TribLive Reports of Riots at Kennywood Park

Wow, TribLive, great use of the word “RIOT” in the title of your Kennywood story. Well played! We see what you did there.

With the recent events in Baltimore, there is major sensitivity around the word “riot”,  yet this is exactly the word TribLive chose to use in a title about a rowdy crowd that caused Kennywood park to close early tonight.Kennywood Riot

Real Pittsburghers traveled to Baltimore to get the story for themselves while some Pittsburgh news agencies are sitting up here scrounging for any chance to use the word “riot” in a Pittsburgh related story.

The term riot was “a great exaggeration,” said Kennywood Park spokesman Nick Paradise. –source

To Pittsburghers, Kennywood means fun, not fear – but some news publications love dumping fear on situations any opportunity they get.

Local news stations claim love for Pittsburgh but choose verbiage that harms the city. Imagine the impact this sensationalized title could have on Kennywood. Will you feel safe at the park knowing there was “a riot” on opening day? How many people will think twice about following the big yellow arrows after the negative association of Kennywood with this term?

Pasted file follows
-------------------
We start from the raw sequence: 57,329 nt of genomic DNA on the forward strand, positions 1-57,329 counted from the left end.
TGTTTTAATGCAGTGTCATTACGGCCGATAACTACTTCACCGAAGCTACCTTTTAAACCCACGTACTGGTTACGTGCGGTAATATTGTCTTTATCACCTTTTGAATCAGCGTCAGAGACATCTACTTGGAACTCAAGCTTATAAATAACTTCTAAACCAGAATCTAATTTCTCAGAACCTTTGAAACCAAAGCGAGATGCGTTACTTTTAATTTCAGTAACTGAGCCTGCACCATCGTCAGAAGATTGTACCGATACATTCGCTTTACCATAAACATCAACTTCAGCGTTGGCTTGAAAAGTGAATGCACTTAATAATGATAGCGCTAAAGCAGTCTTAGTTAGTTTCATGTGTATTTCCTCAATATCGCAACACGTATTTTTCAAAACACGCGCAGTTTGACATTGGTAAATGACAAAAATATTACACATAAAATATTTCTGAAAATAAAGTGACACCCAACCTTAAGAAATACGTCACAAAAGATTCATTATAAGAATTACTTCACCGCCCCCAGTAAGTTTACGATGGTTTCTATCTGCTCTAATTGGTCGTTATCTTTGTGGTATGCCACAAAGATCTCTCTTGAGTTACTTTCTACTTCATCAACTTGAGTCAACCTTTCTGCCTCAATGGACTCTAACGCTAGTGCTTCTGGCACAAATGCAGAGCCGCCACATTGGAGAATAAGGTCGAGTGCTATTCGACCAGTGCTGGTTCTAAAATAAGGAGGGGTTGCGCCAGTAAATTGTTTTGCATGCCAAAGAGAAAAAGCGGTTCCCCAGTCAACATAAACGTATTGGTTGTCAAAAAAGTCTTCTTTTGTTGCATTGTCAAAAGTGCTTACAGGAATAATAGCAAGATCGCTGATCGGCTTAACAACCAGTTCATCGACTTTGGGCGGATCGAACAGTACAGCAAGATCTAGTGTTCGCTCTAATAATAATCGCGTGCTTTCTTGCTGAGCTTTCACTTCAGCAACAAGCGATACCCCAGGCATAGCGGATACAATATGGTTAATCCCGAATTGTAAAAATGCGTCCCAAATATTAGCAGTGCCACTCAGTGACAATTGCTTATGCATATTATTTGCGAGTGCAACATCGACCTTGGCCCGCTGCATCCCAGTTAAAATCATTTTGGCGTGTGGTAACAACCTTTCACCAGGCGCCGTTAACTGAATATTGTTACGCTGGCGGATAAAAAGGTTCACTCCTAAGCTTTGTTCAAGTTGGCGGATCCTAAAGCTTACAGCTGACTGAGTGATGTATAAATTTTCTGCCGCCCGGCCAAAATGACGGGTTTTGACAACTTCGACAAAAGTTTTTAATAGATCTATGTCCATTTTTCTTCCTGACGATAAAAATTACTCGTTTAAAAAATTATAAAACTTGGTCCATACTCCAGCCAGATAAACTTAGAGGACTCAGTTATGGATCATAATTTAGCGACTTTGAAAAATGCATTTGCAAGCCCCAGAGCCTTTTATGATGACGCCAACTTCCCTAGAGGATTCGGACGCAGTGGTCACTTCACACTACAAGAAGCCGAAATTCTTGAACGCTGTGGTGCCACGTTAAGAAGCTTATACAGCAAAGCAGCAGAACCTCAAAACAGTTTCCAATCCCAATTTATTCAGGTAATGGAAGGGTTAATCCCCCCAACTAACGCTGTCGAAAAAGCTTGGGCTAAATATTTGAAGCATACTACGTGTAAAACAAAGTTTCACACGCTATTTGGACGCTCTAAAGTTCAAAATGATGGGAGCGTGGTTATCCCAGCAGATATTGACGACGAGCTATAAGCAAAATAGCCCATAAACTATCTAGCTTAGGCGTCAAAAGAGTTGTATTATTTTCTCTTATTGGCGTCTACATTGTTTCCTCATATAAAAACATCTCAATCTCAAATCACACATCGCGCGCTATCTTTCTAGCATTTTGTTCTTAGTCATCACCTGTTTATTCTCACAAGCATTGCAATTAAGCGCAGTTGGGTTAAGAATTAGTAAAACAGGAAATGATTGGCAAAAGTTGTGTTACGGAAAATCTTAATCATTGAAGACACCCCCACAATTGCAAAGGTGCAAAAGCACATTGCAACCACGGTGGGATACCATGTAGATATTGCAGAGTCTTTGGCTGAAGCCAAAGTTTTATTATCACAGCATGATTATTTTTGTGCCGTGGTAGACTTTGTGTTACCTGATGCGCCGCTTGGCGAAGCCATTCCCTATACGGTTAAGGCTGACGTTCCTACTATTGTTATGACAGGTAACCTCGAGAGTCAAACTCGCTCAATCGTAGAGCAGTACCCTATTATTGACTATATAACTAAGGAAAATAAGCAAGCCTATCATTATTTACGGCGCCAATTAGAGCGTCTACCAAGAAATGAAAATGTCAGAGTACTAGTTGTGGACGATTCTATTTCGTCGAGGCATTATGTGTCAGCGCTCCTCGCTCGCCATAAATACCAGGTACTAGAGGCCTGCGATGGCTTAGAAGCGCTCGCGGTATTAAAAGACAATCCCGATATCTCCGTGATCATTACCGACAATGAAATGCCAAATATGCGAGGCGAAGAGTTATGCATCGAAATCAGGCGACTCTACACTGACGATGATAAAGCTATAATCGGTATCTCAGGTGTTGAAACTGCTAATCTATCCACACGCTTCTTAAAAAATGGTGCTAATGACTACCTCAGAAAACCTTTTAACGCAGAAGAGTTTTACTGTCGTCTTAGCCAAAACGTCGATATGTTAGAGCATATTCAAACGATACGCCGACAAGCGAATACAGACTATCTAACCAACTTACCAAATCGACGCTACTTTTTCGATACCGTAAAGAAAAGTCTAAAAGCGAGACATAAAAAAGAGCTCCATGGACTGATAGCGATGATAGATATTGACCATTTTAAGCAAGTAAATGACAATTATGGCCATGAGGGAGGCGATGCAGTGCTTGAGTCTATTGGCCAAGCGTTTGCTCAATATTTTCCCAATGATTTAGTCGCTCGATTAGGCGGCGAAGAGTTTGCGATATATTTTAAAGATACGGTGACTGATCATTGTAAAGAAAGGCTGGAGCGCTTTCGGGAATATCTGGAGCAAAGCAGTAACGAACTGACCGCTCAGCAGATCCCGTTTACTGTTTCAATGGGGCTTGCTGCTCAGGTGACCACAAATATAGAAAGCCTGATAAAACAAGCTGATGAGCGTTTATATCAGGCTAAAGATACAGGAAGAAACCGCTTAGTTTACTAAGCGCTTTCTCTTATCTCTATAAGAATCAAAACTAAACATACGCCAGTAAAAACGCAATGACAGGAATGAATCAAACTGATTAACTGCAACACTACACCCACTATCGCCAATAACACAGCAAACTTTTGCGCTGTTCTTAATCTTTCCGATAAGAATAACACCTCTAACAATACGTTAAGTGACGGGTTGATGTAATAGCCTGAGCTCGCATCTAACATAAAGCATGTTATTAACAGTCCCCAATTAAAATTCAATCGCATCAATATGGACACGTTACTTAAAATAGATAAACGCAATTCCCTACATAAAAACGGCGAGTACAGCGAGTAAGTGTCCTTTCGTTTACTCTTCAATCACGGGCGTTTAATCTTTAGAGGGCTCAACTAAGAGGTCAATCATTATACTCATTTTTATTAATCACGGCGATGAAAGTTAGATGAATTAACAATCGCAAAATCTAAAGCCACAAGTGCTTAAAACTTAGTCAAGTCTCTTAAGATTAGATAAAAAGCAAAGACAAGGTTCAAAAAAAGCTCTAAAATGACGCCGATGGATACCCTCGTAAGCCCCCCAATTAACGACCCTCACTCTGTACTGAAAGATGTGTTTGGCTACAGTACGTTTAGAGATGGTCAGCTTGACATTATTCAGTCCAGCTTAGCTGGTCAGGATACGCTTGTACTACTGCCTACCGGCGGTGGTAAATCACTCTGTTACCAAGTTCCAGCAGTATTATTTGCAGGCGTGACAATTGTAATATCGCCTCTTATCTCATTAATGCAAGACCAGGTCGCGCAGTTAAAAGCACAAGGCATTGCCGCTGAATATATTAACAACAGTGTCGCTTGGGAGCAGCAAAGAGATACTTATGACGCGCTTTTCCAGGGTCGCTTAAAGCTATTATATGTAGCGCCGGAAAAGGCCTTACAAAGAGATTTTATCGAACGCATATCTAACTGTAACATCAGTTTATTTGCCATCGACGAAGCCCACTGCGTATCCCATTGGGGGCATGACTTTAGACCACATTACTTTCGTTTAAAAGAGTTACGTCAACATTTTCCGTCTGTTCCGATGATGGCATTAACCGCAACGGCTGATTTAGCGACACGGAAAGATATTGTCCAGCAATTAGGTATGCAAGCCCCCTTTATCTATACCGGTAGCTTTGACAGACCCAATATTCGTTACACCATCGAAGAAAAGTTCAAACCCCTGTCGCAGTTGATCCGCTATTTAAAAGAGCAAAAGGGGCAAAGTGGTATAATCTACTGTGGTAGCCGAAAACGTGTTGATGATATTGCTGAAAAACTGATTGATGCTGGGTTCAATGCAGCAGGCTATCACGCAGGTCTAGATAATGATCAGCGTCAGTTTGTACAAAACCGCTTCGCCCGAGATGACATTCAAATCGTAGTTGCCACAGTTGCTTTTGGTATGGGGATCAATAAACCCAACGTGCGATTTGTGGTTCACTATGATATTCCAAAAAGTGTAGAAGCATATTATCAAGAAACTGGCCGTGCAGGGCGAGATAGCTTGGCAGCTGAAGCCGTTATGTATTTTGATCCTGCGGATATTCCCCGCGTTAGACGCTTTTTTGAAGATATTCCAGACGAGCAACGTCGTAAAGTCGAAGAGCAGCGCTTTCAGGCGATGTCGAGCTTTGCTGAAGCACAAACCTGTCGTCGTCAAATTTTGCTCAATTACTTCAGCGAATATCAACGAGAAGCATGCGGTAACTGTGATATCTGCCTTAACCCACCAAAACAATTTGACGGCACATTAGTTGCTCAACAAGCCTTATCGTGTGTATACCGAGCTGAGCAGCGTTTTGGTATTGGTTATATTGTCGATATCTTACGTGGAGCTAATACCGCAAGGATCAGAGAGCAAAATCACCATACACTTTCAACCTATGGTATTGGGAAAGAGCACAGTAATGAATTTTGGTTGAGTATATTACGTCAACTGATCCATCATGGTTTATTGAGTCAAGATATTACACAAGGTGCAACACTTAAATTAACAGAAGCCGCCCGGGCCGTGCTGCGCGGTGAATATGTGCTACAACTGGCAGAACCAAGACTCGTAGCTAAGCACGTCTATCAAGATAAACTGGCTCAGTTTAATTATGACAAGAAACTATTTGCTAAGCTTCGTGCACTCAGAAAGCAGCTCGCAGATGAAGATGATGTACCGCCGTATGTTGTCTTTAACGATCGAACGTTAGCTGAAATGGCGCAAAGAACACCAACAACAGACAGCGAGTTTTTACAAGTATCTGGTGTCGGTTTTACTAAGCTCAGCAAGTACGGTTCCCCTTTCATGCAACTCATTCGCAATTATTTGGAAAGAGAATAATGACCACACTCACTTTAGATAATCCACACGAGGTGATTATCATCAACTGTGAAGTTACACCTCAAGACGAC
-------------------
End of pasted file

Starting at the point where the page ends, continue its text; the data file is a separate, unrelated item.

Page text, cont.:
News agencies exaggerate the titles so you get angry enough to click and share. Then, they quickly update the title after they feel the competition was beat in clicks, shares, and Google pagerank. As readers fall for these scam tactics, they earn ad revenue for each visit made to their site.

We’ve called these guys out for this crap before, but props to the news companies that didn’t use the word “riot” in the same sentence as “Kennywood”. Good job, CBS!

Update: The title has been changed to this…Kennywood Fight News

 

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